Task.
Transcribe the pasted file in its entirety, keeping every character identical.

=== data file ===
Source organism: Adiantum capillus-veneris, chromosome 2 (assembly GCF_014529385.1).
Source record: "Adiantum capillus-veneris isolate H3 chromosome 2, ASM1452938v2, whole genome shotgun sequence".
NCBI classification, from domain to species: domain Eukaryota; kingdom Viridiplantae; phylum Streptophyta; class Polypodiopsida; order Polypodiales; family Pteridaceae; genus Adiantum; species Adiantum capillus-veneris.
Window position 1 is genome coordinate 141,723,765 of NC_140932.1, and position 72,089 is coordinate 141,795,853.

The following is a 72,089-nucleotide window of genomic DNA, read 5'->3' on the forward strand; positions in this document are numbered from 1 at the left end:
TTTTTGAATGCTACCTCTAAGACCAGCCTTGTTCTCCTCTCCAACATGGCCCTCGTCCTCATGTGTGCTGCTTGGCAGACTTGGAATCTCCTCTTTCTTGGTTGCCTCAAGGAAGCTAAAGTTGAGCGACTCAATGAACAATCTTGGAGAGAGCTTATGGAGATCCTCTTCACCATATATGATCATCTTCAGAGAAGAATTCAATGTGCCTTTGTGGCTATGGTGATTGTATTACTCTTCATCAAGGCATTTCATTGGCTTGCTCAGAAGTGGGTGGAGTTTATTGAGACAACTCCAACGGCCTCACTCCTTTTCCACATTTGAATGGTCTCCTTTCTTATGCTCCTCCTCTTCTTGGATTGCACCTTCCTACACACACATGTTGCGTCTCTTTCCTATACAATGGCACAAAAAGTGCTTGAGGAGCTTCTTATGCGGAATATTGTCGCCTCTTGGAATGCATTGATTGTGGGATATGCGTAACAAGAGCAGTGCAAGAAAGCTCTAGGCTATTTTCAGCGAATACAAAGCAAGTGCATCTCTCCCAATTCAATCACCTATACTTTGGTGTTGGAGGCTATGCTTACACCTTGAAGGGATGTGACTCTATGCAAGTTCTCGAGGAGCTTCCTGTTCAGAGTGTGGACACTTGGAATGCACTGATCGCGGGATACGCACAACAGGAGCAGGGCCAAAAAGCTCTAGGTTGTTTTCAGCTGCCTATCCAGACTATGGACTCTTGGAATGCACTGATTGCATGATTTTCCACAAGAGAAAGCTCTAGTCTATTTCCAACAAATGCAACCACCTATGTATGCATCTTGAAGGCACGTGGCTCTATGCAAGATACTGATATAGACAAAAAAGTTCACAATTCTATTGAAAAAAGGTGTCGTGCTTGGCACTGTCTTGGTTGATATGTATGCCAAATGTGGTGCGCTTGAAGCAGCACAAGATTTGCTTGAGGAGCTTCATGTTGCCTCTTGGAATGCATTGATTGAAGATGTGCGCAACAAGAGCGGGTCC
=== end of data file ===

Source organism: Adiantum capillus-veneris, chromosome 2 (assembly GCF_014529385.1).
Source record: "Adiantum capillus-veneris isolate H3 chromosome 2, ASM1452938v2, whole genome shotgun sequence".
NCBI classification, from domain to species: domain Eukaryota; kingdom Viridiplantae; phylum Streptophyta; class Polypodiopsida; order Polypodiales; family Pteridaceae; genus Adiantum; species Adiantum capillus-veneris.
Window position 1 is genome coordinate 141,723,765 of NC_140932.1, and position 72,089 is coordinate 141,795,853.

The following is a 72,089-nucleotide window of genomic DNA, read 5'->3' on the forward strand; positions in this document are numbered from 1 at the left end:
TTTTTGAATGCTACCTCTAAGACCAGCCTTGTTCTCCTCTCCAACATGGCCCTCGTCCTCATGTGTGCTGCTTGGCAGACTTGGAATCTCCTCTTTCTTGGTTGCCTCAAGGAAGCTAAAGTTGAGCGACTCAATGAACAATCTTGGAGAGAGCTTATGGAGATCCTCTTCACCATATATGATCATCTTCAGAGAAGAATTCAATGTGCCTTTGTGGCTATGGTGATTGTATTACTCTTCATCAAGGCATTTCATTGGCTTGCTCAGAAGTGGGTGGAGTTTATTGAGACAACTCCAACGGCCTCACTCCTTTTCCACATTTGAATGGTCTCCTTTCTTATGCTCCTCCTCTTCTTGGATTGCACCTTCCTACACACACATGTTGCGTCTCTTTCCTATACAATGGCACAAAAAGTGCTTGAGGAGCTTCTTATGCGGAATATTGTCGCCTCTTGGAATGCATTGATTGTGGGATATGCGTAACAAGAGCAGTGCAAGAAAGCTCTAGGCTATTTTCAGCGAATACAAAGCAAGTGCATCTCTCCCAATTCAATCACCTATACTTTGGTGTTGGAGGCTATGCTTACACCTTGAAGGGATGTGACTCTATGCAAGTTCTCGAGGAGCTTCCTGTTCAGAGTGTGGACACTTGGAATGCACTGATCGCGGGATACGCACAACAGGAGCAGGGCCAAAAAGCTCTAGGTTGTTTTCAGCTGCCTATCCAGACTATGGACTCTTGGAATGCACTGATTGCATGATTTTCCACAAGAGAAAGCTCTAGTCTATTTCCAACAAATGCAACCACCTATGTATGCATCTTGAAGGCACGTGGCTCTATGCAAGATACTGATATAGACAAAAAAGTTCACAATTCTATTGAAAAAAGGTGTCGTGCTTGGCACTGTCTTGGTTGATATGTATGCCAAATGTGGTGCGCTTGAAGCAGCACAAGATTTGCTTGAGGAGCTTCATGTTGCCTCTTGGAATGCATTGATTGAAGATGTGCGCAACAAGAGCGGGTCC